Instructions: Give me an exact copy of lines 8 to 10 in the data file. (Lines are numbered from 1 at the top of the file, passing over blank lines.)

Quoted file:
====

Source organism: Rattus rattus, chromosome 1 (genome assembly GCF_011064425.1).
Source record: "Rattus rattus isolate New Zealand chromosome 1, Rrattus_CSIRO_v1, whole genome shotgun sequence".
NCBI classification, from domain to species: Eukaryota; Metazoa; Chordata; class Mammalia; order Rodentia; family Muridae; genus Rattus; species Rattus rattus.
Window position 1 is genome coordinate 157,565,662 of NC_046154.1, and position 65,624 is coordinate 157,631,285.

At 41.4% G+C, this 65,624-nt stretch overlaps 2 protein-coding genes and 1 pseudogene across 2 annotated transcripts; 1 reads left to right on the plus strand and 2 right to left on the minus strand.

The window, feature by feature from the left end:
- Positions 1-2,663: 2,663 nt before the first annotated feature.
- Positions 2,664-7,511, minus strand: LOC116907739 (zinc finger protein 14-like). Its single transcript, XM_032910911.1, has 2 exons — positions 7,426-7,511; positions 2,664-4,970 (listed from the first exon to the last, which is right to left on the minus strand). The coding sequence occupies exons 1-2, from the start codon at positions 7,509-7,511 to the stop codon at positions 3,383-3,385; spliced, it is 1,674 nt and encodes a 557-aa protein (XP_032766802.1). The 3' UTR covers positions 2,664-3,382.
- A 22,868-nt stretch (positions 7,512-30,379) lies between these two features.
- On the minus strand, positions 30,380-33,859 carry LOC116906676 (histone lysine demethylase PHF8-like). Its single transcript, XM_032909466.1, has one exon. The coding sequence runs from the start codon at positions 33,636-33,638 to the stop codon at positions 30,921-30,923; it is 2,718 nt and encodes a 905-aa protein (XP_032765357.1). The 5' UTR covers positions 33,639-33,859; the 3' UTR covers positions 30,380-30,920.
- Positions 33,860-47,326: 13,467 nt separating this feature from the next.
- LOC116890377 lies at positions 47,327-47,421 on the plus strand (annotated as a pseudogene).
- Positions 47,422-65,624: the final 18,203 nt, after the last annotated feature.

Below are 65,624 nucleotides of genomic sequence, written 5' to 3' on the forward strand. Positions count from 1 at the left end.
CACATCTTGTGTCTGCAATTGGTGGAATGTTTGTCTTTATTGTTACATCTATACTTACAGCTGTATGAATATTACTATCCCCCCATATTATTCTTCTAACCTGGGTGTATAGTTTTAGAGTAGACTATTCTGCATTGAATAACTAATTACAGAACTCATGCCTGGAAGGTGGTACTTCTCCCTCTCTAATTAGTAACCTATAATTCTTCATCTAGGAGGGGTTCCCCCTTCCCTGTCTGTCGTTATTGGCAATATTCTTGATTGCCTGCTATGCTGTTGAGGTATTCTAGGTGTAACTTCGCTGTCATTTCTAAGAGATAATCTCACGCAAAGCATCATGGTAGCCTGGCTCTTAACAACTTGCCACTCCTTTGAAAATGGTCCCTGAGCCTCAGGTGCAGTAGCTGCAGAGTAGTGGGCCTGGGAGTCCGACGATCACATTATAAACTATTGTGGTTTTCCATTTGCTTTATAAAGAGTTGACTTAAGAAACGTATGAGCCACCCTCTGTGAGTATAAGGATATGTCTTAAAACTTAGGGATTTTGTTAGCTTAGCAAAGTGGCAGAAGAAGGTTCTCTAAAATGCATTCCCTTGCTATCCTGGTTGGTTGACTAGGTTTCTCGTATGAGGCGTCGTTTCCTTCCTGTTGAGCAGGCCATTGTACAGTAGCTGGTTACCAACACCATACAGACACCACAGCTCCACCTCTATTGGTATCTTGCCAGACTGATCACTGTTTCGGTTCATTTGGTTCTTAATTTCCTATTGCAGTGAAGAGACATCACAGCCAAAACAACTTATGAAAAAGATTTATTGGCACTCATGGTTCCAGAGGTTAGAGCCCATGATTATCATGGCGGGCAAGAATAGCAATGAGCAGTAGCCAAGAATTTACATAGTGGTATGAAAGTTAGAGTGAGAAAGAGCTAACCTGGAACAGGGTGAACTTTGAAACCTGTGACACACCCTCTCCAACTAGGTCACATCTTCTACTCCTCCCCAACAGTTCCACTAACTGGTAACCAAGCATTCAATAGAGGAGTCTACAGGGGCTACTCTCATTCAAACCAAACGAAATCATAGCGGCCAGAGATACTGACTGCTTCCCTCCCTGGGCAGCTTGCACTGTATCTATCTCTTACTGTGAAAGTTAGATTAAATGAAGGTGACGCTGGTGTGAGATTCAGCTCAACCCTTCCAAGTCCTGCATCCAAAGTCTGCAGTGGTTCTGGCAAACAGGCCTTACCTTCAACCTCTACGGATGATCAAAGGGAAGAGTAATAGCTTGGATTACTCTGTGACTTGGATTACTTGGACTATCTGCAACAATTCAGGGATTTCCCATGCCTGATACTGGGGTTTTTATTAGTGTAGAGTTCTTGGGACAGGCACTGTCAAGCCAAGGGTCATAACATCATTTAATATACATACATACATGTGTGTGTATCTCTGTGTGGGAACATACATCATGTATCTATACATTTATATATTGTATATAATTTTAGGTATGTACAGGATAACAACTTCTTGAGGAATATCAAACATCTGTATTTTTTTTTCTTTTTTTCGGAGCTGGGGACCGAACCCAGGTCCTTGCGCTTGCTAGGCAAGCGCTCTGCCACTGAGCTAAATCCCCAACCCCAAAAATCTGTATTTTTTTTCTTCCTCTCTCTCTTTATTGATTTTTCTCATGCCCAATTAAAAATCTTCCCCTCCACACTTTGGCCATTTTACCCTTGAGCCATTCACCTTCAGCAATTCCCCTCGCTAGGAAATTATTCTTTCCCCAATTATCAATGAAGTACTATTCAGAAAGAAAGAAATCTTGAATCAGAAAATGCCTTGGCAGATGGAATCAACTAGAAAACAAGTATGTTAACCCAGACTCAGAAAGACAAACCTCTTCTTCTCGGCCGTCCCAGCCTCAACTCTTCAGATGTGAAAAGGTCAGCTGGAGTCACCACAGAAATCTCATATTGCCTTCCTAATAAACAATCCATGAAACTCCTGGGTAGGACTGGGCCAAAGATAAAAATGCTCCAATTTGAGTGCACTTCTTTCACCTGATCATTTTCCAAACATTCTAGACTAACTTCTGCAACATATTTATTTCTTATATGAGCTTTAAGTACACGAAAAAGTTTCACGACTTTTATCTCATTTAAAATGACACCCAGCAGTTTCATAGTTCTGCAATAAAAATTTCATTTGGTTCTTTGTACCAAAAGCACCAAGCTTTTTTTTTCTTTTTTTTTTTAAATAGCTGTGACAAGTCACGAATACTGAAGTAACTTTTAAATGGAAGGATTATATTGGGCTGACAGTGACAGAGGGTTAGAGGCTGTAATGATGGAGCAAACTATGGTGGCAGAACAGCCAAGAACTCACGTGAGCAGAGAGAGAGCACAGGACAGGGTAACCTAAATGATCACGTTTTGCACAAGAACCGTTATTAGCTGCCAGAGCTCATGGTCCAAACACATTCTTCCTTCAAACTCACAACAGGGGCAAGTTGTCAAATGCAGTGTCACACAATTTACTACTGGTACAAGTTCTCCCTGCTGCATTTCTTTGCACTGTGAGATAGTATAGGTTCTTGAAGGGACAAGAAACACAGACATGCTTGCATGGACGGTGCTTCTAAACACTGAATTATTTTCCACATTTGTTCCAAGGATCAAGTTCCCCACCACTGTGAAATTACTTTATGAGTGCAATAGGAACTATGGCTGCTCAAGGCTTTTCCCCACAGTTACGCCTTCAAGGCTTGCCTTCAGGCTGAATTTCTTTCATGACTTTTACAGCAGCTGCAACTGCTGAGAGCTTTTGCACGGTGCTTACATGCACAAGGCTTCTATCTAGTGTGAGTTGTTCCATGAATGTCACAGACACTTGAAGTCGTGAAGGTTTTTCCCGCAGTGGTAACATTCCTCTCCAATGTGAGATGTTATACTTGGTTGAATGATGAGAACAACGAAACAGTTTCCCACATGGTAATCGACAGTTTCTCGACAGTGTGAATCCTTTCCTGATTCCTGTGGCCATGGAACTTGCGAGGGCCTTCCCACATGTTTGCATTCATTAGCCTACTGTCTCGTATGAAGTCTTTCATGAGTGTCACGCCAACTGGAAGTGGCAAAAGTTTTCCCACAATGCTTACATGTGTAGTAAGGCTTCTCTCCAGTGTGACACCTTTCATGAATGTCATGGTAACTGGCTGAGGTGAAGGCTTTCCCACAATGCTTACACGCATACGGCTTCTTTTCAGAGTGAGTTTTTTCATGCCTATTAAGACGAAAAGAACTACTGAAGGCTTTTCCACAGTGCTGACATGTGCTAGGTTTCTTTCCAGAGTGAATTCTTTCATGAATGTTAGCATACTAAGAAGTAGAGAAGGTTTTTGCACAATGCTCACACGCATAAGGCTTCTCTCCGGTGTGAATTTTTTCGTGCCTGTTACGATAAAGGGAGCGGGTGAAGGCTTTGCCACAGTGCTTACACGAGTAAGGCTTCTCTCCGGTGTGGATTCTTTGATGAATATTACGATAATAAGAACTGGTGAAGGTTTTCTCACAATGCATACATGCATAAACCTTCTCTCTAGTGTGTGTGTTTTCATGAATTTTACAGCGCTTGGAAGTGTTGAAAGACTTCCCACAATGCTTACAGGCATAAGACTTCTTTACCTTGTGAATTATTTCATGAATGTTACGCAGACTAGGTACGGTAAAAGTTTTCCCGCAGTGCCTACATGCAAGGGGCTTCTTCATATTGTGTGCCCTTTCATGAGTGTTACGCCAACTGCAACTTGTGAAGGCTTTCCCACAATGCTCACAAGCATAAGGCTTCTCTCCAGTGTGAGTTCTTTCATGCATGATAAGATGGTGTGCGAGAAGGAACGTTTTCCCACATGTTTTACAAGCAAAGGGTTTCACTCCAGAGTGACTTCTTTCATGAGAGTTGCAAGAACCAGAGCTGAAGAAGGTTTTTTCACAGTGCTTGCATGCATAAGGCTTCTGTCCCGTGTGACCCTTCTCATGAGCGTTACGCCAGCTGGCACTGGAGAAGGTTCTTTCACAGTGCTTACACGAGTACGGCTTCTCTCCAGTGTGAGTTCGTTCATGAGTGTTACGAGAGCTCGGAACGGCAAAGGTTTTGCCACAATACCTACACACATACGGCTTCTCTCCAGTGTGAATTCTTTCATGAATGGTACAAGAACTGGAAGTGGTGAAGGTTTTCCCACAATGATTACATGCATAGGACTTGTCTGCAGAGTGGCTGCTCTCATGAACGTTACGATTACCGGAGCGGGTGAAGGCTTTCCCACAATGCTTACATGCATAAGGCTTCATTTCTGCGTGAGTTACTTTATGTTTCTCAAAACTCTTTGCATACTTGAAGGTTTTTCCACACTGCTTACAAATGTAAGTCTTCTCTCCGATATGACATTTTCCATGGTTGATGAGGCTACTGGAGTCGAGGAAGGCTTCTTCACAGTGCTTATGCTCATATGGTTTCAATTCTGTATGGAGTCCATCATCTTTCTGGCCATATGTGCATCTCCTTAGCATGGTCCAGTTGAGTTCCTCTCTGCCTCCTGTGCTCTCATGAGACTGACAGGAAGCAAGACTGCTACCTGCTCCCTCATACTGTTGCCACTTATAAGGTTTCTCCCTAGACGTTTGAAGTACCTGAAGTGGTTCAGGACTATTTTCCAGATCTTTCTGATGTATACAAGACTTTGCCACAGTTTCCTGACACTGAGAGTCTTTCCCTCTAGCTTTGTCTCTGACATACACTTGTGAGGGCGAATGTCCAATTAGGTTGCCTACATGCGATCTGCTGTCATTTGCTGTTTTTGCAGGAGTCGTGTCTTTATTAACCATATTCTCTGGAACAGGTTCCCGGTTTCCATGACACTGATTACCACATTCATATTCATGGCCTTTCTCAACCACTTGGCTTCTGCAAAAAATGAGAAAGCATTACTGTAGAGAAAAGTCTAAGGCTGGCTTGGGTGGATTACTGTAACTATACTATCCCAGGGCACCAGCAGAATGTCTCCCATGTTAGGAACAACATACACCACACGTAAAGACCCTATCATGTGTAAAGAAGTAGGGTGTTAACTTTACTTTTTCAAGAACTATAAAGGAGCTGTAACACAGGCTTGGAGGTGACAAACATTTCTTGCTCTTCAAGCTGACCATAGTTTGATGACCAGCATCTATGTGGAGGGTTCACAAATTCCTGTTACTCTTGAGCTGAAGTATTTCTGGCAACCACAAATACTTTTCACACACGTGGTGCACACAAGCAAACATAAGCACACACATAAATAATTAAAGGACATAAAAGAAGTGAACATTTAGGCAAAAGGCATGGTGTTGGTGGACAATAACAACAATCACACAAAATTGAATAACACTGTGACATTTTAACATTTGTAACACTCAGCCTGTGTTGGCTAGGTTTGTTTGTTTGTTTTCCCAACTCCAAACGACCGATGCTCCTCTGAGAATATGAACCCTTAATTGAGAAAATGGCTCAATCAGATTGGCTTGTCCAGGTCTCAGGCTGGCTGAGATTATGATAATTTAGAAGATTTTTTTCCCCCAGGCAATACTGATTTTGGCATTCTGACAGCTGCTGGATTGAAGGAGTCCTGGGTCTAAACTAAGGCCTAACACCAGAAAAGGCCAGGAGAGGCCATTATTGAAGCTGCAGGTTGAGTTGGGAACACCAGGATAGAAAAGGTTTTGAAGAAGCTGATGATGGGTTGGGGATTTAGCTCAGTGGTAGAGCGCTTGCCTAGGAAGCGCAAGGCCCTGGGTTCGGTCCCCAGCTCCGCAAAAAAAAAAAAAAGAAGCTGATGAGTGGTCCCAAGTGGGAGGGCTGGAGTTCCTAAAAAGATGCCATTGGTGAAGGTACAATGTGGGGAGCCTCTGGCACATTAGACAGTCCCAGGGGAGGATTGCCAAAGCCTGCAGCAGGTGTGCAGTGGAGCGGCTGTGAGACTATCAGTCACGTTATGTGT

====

- Positions 2,664-7,511, minus strand: LOC116907739 (zinc finger protein 14-like). Its single transcript, XM_032910911.1, has 2 exons — positions 7,426-7,511; positions 2,664-4,970 (listed from the first exon to the last, which is right to left on the minus strand). The coding sequence occupies exons 1-2, from the start codon at positions 7,509-7,511 to the stop codon at positions 3,383-3,385; spliced, it is 1,674 nt and encodes a 557-aa protein (XP_032766802.1). The 3' UTR covers positions 2,664-3,382.
- A 22,868-nt stretch (positions 7,512-30,379) lies between these two features.
- On the minus strand, positions 30,380-33,859 carry LOC116906676 (histone lysine demethylase PHF8-like). Its single transcript, XM_032909466.1, has one exon. The coding sequence runs from the start codon at positions 33,636-33,638 to the stop codon at positions 30,921-30,923; it is 2,718 nt and encodes a 905-aa protein (XP_032765357.1). The 5' UTR covers positions 33,639-33,859; the 3' UTR covers positions 30,380-30,920.